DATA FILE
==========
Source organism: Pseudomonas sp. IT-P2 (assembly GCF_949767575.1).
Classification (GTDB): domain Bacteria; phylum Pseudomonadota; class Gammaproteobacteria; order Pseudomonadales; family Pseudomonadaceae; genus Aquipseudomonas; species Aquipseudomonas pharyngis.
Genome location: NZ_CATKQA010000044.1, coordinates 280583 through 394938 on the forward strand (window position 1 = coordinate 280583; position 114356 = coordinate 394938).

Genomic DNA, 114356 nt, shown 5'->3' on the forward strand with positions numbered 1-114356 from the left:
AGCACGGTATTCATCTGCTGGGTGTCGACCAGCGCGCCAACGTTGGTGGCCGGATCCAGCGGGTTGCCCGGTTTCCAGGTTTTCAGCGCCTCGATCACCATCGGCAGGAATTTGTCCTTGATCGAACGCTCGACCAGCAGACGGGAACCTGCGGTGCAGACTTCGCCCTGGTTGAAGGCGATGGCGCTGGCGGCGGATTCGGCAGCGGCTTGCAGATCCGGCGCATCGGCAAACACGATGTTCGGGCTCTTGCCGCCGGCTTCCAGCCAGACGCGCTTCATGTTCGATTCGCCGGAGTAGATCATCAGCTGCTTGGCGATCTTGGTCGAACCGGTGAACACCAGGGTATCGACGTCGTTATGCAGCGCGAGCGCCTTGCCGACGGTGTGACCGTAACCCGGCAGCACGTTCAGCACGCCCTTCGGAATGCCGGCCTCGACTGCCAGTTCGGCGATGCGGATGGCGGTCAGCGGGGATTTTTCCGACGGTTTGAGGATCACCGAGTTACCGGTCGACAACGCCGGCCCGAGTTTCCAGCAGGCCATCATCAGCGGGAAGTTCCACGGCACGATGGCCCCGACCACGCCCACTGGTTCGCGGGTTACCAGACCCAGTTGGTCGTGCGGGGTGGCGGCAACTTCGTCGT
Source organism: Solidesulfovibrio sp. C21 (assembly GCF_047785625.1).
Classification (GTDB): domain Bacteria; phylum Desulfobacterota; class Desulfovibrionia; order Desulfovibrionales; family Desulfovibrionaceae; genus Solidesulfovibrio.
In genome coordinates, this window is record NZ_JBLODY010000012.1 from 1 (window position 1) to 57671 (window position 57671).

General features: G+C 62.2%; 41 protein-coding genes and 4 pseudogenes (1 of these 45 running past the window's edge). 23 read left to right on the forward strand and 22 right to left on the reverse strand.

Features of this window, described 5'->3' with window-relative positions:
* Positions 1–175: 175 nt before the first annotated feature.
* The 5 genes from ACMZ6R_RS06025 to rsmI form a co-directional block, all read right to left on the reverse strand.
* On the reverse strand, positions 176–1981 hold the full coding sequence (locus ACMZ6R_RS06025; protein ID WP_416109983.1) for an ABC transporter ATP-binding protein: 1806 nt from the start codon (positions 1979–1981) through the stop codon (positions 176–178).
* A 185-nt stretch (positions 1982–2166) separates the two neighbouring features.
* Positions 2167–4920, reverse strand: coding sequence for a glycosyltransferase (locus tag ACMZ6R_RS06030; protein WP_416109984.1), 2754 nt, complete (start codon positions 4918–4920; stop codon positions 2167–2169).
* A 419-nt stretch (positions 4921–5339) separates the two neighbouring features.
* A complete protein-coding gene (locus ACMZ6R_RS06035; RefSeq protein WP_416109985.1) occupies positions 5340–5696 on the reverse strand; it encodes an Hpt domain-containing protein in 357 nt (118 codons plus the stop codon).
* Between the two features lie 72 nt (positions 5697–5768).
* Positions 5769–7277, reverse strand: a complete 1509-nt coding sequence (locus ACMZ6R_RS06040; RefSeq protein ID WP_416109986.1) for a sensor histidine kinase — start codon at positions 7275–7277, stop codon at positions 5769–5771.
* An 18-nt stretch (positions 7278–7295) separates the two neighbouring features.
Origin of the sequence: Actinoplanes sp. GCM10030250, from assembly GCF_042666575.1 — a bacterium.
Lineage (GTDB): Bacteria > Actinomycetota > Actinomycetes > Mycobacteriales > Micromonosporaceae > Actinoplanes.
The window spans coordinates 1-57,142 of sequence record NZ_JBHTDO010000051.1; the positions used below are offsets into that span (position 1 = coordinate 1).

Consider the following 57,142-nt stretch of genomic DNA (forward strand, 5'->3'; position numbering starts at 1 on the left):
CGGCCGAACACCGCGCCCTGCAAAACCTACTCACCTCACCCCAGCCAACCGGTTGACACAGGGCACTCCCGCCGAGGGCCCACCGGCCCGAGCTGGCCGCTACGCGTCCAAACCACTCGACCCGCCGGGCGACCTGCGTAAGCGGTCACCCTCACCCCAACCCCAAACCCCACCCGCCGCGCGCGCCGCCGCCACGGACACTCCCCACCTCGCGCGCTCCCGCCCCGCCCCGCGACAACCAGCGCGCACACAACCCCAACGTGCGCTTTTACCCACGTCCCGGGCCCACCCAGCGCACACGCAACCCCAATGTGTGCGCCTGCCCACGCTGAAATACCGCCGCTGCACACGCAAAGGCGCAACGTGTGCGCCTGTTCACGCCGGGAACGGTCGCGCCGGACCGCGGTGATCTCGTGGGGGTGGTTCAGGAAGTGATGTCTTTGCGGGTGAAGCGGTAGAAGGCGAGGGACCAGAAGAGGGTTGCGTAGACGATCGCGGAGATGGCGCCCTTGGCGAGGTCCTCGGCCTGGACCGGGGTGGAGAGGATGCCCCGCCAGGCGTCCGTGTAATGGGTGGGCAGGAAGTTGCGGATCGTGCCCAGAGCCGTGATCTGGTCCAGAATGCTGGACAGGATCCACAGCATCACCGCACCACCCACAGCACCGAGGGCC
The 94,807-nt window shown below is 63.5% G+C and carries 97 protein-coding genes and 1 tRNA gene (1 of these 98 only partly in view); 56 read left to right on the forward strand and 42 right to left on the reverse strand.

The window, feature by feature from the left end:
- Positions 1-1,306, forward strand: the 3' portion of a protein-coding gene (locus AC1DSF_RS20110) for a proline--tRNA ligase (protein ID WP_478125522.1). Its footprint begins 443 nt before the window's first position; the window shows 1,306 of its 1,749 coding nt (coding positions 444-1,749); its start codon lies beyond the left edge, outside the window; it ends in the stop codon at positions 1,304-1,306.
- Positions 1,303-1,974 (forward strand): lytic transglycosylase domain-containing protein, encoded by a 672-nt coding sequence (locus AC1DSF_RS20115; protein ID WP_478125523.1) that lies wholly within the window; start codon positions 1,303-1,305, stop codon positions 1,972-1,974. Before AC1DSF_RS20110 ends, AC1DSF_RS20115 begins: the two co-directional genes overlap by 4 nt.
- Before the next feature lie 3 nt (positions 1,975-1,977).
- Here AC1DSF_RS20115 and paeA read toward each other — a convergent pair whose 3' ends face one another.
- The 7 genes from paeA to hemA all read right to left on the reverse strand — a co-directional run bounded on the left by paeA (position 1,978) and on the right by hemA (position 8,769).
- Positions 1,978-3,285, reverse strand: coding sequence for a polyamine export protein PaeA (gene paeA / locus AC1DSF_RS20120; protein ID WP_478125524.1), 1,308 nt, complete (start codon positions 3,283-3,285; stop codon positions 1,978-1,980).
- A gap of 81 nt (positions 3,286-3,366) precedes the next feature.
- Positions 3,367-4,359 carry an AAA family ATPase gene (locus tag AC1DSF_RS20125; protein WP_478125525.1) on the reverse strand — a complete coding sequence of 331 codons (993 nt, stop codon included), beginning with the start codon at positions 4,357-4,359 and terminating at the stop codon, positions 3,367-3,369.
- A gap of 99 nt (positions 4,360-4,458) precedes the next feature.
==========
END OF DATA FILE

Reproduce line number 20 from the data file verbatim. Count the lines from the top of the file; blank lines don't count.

* An 18-nt stretch (positions 7278–7295) separates the two neighbouring features.